C. What do you like best about writing?

L. Sorting through the myriad of random things that run through my mind and seeing them develop on the page. Understanding myself and the world around me better by creating scenes and watching the characters run with the ideas I’ve begun. (You didn’t think we actually wrote our characters ourselves, did you? They misbehave allll the time.) And talking/commiserating/rejoicing/squeeing with other writers.

C. Is there another genre you have tried writing?

L. I’ve worked on adult and YA fantasy and adult and YA science fiction, and I have a burning idea for a YA contemporary. Only the adult fantasy has a complete draft, though.

C. Have you taken any writing classes?

L. I got a writing minor in undergrad and nearly gave up on creative writing as a result. I wasn’t symbolic enough! I didn’t have enough nuance! They didn’t like how I played with sentence structure! My GPA suffered because of that minor too. But that only applied to the creative (subjective) courses. I loved learning more about grammar and other structural aspects of writing.

C. What scares you the most?

L. Never finding a good balance between my day job as a professor and my dream job as an author. (I’m getting better, though!)

C. When did you start to feel like an author?

L. When friends who read my novel told me they forgot I wrote it because it felt like a real book, though these responses were prompted by the pre-Pitch Wars version. It’s so different (and so much better) now.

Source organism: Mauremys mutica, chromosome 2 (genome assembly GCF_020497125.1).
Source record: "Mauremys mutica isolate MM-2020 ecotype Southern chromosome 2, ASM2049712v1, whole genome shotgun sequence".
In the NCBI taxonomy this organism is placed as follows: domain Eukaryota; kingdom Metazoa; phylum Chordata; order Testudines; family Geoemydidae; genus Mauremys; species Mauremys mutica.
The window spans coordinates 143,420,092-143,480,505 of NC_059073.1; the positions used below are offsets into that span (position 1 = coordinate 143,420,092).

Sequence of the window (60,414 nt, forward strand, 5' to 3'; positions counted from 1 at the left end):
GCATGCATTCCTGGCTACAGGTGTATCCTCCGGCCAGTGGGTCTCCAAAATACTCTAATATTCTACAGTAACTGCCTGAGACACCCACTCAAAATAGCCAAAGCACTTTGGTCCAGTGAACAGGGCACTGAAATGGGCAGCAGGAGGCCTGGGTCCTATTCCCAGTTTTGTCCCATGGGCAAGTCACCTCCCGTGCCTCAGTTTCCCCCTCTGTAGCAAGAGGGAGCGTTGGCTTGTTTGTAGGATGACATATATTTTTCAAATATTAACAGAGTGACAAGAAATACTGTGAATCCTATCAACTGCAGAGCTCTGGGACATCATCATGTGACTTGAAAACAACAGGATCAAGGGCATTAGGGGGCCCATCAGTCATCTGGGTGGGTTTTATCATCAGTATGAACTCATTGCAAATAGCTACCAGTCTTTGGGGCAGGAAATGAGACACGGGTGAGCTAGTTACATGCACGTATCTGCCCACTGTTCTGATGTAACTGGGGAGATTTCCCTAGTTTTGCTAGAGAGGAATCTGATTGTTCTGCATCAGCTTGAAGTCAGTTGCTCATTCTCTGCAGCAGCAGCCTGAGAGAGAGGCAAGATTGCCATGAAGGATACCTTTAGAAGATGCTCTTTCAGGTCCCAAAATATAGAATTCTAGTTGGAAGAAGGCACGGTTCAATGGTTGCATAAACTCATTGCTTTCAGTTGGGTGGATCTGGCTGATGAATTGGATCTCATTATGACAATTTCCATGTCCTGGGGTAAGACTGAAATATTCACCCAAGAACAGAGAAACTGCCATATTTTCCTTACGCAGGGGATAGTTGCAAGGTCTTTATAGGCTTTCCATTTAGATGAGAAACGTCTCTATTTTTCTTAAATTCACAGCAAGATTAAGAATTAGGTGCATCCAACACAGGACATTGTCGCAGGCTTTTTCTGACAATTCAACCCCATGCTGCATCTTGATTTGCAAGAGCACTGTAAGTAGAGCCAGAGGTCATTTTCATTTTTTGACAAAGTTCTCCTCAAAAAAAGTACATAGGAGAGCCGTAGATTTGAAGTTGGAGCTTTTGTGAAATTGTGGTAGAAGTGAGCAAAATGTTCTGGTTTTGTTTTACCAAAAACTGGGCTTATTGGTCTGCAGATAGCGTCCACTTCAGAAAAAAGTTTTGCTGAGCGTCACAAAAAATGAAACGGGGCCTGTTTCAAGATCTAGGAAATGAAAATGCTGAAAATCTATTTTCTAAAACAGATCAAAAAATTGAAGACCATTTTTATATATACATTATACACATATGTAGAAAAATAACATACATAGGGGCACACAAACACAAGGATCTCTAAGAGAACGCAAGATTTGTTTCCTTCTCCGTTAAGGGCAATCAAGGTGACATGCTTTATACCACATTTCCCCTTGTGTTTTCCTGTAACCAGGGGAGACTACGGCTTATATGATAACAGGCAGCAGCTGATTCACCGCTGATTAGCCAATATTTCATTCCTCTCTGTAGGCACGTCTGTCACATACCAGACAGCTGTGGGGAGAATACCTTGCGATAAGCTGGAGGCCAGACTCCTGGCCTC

C.  Which poets or authors have influenced you in your own writing?

L. Rather than ramble on all day, I’ll pick two. When I was younger, I hated first person POV. I’m not sure why. Maybe I didn’t like seeing the world through only one pair of eyes, like I wasn’t sure if I could trust that one point of view. But that changed when I read The Dresden Files. I finally understood what “voice” meant. And I fell in love with the idea of voice. One of my WIPs is an attempt at an extremely voicey YA sci-fi.

Most recently, I found myself blown away by the limited third person POV in Brian Staveley’s The Emperor’s Blades. I was awed by his ability to switch between characters and vary their voices without entering first person. That’s my new goal when writing third person.

C. Have you ever acted out a scene to see if it worked?

L. Absolutely. I have a pair of used wrapping paper rolls for sword-fighting scenes. I’ve flailed my arms around to figure out how they’d behave if they’d gone numb. I’ve set up chairs to make sure a character would trip the way I envisioned (the answer was yep and ow).

C. Have your parents read your work?

L. Hahahaha no. My Pitch Wars novel starts with a decapitated corpse, there’s what my mom would call a lot of cursing, and one of my two main characters is a lesbian. They support my writing, but I’m not sure I’ll ever ask them to read any of it. (It’s important to me to feature queer characters, I identify as queer, and my parents don’t know that.)

Thank you So much Lynn for coming!!